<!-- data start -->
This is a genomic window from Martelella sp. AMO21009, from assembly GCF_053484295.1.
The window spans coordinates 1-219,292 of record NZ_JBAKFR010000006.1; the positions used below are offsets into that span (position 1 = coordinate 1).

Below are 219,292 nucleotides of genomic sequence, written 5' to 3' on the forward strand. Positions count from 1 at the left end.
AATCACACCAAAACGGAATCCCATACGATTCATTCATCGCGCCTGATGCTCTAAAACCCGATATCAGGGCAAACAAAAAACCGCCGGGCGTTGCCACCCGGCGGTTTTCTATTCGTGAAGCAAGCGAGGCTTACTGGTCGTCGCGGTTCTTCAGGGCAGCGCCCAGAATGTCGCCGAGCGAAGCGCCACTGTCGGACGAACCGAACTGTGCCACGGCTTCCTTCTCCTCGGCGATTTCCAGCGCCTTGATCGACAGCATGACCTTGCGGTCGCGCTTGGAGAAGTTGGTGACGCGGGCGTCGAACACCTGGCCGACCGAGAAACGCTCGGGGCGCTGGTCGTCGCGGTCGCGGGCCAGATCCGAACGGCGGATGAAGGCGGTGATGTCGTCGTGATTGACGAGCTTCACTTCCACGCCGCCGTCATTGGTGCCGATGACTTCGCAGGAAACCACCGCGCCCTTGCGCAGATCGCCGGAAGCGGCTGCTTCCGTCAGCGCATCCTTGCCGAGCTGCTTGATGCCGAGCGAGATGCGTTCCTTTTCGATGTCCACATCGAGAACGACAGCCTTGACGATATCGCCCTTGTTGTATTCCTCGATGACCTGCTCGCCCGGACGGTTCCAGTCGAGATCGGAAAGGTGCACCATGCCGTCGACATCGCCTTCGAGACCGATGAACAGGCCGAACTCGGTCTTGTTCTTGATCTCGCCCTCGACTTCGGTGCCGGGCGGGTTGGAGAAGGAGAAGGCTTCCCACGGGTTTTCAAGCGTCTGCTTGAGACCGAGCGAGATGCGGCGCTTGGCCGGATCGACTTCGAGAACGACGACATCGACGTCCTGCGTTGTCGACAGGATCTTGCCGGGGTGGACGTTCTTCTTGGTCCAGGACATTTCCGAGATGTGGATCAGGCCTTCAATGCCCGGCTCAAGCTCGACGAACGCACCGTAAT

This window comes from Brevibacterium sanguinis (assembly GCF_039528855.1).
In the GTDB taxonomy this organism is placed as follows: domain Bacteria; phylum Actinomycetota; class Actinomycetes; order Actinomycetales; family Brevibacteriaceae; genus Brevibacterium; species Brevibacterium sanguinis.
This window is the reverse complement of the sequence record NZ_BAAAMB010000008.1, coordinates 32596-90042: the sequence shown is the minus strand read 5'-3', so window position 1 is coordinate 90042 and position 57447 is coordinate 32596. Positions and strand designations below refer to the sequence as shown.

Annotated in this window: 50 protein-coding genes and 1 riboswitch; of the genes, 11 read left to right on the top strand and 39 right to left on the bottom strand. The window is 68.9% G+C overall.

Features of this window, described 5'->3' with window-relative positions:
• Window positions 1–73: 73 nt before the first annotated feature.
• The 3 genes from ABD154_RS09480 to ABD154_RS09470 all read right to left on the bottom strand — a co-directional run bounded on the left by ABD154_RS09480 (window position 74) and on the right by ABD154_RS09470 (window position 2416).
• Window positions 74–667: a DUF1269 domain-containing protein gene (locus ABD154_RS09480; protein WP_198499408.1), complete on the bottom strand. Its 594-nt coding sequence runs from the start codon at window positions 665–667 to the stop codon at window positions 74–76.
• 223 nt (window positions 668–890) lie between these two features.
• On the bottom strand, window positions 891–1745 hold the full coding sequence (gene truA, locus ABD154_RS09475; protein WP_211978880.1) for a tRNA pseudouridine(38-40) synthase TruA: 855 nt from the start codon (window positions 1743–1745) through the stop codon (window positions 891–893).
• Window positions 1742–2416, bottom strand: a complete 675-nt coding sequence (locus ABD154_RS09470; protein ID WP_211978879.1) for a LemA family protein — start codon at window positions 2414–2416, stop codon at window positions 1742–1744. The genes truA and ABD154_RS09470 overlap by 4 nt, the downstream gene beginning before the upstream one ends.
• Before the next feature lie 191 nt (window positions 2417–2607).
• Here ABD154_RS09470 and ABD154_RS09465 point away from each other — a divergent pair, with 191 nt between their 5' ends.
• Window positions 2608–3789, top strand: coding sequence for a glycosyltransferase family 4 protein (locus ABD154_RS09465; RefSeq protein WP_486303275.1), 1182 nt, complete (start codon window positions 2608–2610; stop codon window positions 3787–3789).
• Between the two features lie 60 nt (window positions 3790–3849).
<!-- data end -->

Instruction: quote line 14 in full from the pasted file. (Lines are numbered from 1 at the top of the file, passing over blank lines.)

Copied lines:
• On the bottom strand, window positions 891–1745 hold the full coding sequence (gene truA, locus ABD154_RS09475; protein WP_211978880.1) for a tRNA pseudouridine(38-40) synthase TruA: 855 nt from the start codon (window positions 1743–1745) through the stop codon (window positions 891–893).